From DSC:
The articles below made me wonder…what will lawyers, judges, and legislators need to know about Bitcoin, Ethereum, and other cryptocurrencies? (#EmergingTechnologies)

 

National Disability Employment Awareness Month 2021 — from dol.gov

Excerpt:

The theme for NDEAM 2021, “America’s Recovery: Powered by Inclusion,” reflects the importance of ensuring that people with disabilities have full access to employment and community involvement during the national recovery from the COVID-19 pandemic.

NDEAM is held each October to commemorate the many and varied contributions of people with disabilities to America’s workplaces and economy. Browse our website for ideas and resources for employers, community organizations, state and local governments, advocacy groups and schools to participate in celebrating NDEAM through events and activities centered around the theme of “America’s Recovery: Powered by Inclusion.”

The 2021 NDEAM poster is available now!

 

 

This 12-year-old coder is set to earn over $400,000 after about 2 months selling NFTs — from cnbc.com by Taylor Locke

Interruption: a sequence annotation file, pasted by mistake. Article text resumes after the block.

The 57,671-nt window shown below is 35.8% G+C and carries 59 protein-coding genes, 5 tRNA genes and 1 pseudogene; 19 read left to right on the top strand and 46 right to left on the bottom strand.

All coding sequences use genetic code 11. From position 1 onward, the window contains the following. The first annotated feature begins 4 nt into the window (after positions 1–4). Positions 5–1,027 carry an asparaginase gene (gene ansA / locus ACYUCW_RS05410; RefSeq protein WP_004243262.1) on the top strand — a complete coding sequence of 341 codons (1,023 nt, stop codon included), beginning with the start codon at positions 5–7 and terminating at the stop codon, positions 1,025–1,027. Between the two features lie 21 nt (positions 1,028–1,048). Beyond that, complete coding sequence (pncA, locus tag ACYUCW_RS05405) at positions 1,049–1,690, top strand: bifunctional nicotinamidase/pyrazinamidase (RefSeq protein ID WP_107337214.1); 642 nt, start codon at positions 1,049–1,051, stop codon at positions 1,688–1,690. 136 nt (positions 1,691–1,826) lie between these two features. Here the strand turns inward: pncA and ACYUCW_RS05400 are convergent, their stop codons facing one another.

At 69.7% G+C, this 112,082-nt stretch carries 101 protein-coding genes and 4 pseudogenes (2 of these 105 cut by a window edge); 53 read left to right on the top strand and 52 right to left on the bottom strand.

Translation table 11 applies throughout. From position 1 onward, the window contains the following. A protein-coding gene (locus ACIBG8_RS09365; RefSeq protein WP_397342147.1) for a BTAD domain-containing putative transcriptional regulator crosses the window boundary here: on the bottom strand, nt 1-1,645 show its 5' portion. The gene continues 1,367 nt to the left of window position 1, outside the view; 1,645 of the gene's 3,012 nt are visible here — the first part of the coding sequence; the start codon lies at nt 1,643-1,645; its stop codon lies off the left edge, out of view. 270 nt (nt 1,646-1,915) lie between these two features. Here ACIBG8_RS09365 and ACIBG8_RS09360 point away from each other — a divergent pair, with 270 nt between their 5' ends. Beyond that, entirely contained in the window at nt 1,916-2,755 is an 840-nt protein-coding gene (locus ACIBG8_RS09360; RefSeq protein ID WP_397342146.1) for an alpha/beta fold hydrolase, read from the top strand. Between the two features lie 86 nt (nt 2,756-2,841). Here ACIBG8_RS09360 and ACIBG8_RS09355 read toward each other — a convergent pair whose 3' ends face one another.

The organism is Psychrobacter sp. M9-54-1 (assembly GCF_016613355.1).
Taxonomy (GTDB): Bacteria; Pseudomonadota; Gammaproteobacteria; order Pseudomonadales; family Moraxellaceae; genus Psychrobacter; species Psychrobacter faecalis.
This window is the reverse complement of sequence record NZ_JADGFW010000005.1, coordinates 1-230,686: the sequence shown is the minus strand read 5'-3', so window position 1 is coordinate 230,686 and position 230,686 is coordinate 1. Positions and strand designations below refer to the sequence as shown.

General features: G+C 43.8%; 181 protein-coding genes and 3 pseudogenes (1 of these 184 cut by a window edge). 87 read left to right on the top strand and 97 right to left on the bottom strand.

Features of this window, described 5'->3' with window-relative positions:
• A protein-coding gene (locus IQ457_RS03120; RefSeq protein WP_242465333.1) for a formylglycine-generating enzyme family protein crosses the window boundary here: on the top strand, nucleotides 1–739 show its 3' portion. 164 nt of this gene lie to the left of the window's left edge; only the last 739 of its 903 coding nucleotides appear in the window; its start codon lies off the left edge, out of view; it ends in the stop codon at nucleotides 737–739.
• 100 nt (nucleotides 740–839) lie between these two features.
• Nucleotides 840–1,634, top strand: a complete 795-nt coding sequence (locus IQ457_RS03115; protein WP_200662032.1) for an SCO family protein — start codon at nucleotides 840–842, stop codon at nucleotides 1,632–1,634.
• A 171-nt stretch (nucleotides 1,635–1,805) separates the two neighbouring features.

Excerpt:

But lately, non-fungible tokens, or NFTs, and the smart contracts, or collections of code, that power them, have caught Ahmed’s attention.

“I first learned about NFTs earlier this year,” Ahmed, who is based in London, tells CNBC Make It. “I got fascinated with NFTs because you can easily transfer the ownership of an NFT by the blockchain.”

This 12-year-old coder is set to earn over $400,000 after about 2 months selling NFTs

From DSC:
Law professors who teach property and contracts might be interested in this as well.  🙂 

And speaking of emerging technologies and the law, also see:

 

College Was Supposed to Close the Wealth Gap for Black Americans. The Opposite Happened. — from wsj.com by Rachel Louise Ensign and Shane Shifflett